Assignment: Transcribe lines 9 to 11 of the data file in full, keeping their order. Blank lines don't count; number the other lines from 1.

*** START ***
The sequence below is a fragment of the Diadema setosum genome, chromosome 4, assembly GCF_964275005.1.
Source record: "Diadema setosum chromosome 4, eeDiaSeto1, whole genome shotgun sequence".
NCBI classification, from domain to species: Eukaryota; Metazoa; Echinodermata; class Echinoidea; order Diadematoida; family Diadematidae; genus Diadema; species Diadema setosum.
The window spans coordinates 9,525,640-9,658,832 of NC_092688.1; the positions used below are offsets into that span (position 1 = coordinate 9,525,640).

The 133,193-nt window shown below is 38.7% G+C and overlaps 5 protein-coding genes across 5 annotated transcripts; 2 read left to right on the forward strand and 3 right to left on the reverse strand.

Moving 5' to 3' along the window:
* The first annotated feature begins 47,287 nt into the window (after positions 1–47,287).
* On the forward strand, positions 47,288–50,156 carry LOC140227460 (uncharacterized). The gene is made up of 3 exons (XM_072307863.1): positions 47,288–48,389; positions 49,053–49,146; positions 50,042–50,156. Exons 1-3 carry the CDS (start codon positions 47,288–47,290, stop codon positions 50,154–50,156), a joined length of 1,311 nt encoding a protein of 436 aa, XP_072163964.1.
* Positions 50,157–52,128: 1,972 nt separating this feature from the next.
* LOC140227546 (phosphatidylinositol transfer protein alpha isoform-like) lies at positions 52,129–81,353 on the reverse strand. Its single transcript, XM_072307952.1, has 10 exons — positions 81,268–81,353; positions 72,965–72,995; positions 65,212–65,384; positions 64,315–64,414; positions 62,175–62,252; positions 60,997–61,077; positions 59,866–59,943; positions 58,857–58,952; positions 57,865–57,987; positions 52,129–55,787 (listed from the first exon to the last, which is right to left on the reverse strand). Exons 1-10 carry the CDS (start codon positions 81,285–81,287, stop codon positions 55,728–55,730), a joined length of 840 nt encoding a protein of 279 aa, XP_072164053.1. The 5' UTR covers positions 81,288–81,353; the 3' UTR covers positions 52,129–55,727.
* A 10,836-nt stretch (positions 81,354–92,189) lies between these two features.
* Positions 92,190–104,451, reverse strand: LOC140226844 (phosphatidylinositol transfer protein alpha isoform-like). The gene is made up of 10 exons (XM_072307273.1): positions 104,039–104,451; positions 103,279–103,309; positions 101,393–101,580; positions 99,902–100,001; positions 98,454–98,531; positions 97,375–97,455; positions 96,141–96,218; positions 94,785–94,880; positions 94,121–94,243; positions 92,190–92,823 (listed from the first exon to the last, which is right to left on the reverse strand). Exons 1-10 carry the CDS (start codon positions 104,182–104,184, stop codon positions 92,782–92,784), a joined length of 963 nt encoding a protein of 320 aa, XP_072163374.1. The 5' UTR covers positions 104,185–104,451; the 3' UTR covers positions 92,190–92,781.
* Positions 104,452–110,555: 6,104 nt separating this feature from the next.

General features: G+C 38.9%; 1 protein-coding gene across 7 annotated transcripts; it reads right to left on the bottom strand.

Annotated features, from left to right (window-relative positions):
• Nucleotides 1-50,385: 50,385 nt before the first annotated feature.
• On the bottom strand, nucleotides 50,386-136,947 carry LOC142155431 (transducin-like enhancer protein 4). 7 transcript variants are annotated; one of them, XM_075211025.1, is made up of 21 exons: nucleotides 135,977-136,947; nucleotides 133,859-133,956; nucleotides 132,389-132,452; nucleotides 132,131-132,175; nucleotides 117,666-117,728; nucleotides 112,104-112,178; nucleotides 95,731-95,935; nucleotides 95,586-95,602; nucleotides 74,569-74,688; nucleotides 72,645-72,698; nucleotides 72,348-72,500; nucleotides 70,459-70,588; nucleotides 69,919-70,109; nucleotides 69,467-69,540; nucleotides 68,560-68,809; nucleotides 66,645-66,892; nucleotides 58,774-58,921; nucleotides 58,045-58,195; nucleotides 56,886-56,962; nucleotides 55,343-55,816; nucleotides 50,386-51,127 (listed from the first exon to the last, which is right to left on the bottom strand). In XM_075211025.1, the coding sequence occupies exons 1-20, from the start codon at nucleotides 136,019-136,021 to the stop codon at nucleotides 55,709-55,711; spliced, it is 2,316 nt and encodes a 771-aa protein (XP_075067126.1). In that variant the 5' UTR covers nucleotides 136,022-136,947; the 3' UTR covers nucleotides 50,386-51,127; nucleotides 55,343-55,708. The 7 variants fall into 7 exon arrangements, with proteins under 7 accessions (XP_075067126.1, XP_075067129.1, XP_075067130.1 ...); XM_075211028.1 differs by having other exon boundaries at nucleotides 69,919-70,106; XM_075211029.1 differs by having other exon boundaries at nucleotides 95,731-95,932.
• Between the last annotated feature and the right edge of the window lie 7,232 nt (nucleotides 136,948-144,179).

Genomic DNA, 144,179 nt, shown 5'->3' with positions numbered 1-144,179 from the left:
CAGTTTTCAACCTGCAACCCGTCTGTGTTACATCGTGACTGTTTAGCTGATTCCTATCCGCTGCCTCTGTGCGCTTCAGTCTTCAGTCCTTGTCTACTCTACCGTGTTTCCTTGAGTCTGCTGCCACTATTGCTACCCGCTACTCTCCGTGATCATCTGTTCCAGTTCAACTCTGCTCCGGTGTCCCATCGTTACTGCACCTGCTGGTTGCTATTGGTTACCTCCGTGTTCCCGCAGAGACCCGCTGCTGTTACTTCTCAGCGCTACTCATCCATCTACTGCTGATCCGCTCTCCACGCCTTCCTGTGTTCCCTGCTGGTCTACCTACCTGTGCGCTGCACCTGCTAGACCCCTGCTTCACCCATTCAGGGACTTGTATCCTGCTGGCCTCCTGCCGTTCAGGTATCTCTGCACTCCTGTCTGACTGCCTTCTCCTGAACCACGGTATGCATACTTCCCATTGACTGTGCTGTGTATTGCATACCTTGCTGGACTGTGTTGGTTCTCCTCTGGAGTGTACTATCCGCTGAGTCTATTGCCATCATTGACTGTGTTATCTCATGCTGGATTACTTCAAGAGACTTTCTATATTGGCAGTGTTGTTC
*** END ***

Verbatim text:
* Positions 50,157–52,128: 1,972 nt separating this feature from the next.
* LOC140227546 (phosphatidylinositol transfer protein alpha isoform-like) lies at positions 52,129–81,353 on the reverse strand. Its single transcript, XM_072307952.1, has 10 exons — positions 81,268–81,353; positions 72,965–72,995; positions 65,212–65,384; positions 64,315–64,414; positions 62,175–62,252; positions 60,997–61,077; positions 59,866–59,943; positions 58,857–58,952; positions 57,865–57,987; positions 52,129–55,787 (listed from the first exon to the last, which is right to left on the reverse strand). Exons 1-10 carry the CDS (start codon positions 81,285–81,287, stop codon positions 55,728–55,730), a joined length of 840 nt encoding a protein of 279 aa, XP_072164053.1. The 5' UTR covers positions 81,288–81,353; the 3' UTR covers positions 52,129–55,727.
* A 10,836-nt stretch (positions 81,354–92,189) lies between these two features.